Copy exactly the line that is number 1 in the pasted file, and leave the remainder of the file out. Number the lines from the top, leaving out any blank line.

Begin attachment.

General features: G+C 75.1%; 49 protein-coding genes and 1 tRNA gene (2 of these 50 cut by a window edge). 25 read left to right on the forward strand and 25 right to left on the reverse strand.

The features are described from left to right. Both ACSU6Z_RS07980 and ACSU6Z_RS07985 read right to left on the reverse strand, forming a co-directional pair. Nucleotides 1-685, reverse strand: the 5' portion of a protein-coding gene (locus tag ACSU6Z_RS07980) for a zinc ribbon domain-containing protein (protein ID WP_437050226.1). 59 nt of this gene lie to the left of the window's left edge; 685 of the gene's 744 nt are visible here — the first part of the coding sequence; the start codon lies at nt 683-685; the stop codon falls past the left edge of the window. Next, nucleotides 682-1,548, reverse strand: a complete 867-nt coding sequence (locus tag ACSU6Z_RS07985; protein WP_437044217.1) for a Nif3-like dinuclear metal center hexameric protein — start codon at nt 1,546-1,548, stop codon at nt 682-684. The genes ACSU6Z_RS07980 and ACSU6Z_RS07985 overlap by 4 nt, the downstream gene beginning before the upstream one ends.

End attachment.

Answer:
General features: G+C 75.1%; 49 protein-coding genes and 1 tRNA gene (2 of these 50 cut by a window edge). 25 read left to right on the forward strand and 25 right to left on the reverse strand.